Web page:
Will our esteemed politicians pass legislation that is iniquitous to our people? Let’s see who will vote yes or who will stand for democracy in the face of the “most democratic nation” in the world. Should not our Central Bank be prepared to defend our banks? Or can it? The silence is deafening.

Our so-called leaders have failed us. We have a chance to exercise our democratic rights in Canada during this election campaign. We need to ensure our voices are heard–even though all the “leaders” are now silent on FATCA.

John's Summary of the Summary Trial

John Richardson has done summaries of both days of the Summary Trial.
John’s Thoughts on Day One.
John’s Thoughts on Day Two.
john’s Morning After Hangover
From Day One Observations:

First – the Judge
My subjective impressions …
I have always felt that both “listening to” and “deciding” this case would be a nightmare for a single judge. That said, I am very pleased with the Justice Martineau. I say this for the following reasons:
He is working hard (and I thing gets it) to understand that FATCA affects Canadians who happen to also be U.S. citizens. He understands (I think) that the primary impact of FATCA is Canadian citizens and residents.
He is working hard (and I think he gets it) that the effect of U.S. “Extra-Territorial Taxation” is to subject Canadians to U.S. taxation which could result in double taxation (a point that is flatly denied by the Government lawyers).
He is (I think) a Judge who is experienced in a number of areas of law and understands that this is NOT JUST an issue of taxation (the Government lawyers are trying to paint a picture of FATCA being just one more treaty in the sea of “information exchange”).
My impression of him (rightly or wrongly) is that he is an intelligent man who attempts to be fair.
He clearly has spend considerable time learning about the broad issue AND he is seeking to learn more!
Some objective facts …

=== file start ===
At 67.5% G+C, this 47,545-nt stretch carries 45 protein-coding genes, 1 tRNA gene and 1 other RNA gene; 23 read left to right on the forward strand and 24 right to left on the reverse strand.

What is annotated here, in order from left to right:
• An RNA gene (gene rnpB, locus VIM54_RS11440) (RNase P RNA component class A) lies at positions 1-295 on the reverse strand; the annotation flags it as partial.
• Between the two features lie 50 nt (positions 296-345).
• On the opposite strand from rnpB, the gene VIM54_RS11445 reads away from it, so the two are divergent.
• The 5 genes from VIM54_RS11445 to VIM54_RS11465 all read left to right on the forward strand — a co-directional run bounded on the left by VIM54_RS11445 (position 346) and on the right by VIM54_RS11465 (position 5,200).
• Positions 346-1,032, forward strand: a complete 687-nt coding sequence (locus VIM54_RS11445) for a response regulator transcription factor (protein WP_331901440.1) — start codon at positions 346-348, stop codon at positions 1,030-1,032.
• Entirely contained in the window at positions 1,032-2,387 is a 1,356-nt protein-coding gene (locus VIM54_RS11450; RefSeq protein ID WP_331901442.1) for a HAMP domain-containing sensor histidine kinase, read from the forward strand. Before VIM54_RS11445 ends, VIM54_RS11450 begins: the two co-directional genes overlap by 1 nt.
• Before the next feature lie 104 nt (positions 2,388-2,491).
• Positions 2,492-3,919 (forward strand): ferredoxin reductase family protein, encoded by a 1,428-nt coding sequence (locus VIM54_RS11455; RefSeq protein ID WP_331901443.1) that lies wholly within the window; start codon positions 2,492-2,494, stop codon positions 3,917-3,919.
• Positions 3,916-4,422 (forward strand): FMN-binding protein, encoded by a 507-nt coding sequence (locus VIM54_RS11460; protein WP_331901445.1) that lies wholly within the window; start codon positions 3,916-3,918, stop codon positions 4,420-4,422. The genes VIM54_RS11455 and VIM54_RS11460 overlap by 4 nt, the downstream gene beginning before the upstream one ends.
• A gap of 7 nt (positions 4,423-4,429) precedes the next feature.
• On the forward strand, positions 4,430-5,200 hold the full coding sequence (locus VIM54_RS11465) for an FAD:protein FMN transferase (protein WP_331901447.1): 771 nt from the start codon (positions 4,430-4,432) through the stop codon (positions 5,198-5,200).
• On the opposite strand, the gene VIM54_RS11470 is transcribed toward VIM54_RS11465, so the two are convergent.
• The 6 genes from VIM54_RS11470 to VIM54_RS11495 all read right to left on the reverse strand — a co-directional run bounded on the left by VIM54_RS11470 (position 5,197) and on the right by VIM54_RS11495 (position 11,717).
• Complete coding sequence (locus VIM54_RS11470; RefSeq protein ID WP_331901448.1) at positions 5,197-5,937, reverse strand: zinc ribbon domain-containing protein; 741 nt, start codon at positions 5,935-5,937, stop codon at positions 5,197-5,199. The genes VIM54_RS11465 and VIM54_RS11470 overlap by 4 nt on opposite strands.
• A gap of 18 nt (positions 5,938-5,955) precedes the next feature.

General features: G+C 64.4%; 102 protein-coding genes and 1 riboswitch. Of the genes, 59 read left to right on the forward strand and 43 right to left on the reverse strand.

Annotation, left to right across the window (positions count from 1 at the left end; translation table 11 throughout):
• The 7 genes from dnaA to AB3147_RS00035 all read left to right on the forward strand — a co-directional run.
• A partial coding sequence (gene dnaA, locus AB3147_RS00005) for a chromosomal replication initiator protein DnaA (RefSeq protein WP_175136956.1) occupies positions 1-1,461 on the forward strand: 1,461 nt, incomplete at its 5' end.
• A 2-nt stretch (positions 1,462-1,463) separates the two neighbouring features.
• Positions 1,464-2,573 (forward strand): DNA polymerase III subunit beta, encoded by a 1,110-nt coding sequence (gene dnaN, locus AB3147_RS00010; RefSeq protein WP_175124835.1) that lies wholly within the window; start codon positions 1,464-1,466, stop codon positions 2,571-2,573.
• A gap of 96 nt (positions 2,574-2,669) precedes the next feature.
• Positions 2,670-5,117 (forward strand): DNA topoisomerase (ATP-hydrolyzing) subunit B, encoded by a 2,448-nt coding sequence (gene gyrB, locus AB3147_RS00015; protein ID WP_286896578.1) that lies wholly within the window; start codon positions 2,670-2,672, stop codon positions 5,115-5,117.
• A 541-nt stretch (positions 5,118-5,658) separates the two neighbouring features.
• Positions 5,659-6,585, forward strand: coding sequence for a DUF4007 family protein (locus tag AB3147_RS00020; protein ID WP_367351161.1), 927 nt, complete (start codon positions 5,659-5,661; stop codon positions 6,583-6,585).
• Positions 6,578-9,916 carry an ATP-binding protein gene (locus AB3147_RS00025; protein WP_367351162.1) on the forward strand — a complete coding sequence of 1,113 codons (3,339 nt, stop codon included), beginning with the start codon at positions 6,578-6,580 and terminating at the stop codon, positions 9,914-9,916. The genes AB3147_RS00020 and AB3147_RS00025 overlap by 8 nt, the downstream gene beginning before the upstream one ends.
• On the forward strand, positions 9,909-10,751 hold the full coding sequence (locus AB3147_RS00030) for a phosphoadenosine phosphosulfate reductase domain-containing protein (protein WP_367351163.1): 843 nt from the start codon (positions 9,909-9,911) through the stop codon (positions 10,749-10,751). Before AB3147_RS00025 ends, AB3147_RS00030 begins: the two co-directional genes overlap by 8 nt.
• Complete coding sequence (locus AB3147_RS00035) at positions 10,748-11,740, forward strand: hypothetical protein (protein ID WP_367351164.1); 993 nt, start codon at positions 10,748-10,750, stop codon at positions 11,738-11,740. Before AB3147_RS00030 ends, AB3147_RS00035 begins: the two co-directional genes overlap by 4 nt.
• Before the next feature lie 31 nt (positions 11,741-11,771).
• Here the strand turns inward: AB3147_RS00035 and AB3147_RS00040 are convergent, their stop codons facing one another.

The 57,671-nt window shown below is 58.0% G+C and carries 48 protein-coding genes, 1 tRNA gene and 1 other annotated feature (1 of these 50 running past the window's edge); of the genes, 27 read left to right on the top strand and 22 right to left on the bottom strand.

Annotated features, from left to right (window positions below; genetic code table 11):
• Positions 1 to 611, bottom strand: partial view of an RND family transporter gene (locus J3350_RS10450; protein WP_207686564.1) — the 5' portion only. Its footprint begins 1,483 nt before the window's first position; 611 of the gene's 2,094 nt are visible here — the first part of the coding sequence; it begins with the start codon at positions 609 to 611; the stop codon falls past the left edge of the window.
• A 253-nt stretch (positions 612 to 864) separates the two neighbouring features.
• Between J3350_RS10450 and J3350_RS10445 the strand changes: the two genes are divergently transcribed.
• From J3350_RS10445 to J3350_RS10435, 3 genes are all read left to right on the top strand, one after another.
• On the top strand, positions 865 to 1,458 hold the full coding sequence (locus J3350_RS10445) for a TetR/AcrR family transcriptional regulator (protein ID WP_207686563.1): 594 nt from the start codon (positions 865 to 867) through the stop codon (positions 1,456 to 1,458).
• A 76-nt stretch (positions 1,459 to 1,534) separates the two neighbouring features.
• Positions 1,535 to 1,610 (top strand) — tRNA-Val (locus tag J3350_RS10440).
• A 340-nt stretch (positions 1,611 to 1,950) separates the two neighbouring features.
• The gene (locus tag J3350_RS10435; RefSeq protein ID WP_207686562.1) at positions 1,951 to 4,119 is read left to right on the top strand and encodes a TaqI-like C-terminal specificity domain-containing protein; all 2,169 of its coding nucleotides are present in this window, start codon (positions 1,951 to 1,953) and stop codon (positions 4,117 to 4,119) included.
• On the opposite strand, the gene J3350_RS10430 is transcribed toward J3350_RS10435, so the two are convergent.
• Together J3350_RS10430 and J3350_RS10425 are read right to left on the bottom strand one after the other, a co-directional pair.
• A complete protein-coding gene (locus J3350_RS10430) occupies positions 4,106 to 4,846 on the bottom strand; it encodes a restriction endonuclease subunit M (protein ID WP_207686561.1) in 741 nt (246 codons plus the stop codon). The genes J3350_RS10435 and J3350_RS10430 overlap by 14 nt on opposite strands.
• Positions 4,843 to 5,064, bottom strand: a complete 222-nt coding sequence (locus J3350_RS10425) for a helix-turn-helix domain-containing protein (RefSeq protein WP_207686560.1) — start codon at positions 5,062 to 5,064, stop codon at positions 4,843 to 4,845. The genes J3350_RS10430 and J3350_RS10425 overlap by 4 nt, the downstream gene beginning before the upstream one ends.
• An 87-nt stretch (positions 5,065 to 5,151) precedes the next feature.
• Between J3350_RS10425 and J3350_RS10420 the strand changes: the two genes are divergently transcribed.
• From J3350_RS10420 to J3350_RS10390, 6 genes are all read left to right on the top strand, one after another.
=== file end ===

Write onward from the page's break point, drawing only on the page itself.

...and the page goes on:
The lesson from John L. LeCarre’s “Russia House” – You can learn a lot by the questions that are asked …
For me, the most interesting part of the day was actually at the beginning. Justice Martineau began by asking the lawyers to explain where, in the Constitution of Canada, the Government of Canada received the authority to enter into the IGA. In others words what precise section of S. 91 of Canada’s Constitution allowed the Government to do this at all.
This was interesting to me for two reasons:
A. It demonstrated that he recognizes that there are constitutional limits on what the Government of Canada can do; and
B. It recognized the issue of whether the FATCA IGA could bind provincial credit unions (at least this is what I think he was getting at).
In any case, it’s very encouraging that Justice Martineau addressed the question of:
What allows the Government of Canada to enter into the IGA at all?
Second, Team Arvay …
Joe Arvay and David Gruber did a superb job. The issue in this “Summary Trial” is whether the FATCA IGA can be authorized/justified under the existing Canada U.S. Tax Treaty. To this end, Team Arvy had to explain:
A. That the FATCA IGA was subject to and limited by the terms of the Canada U.S. Tax Treaty (the Government is arguing that the FATCA IGA should be used to interpret the tax treaty); and
B. That the terms of the Canada U.S. Tax Treaty do NOT extend to authorizing the kind of information exchange required by the FATCA IGA.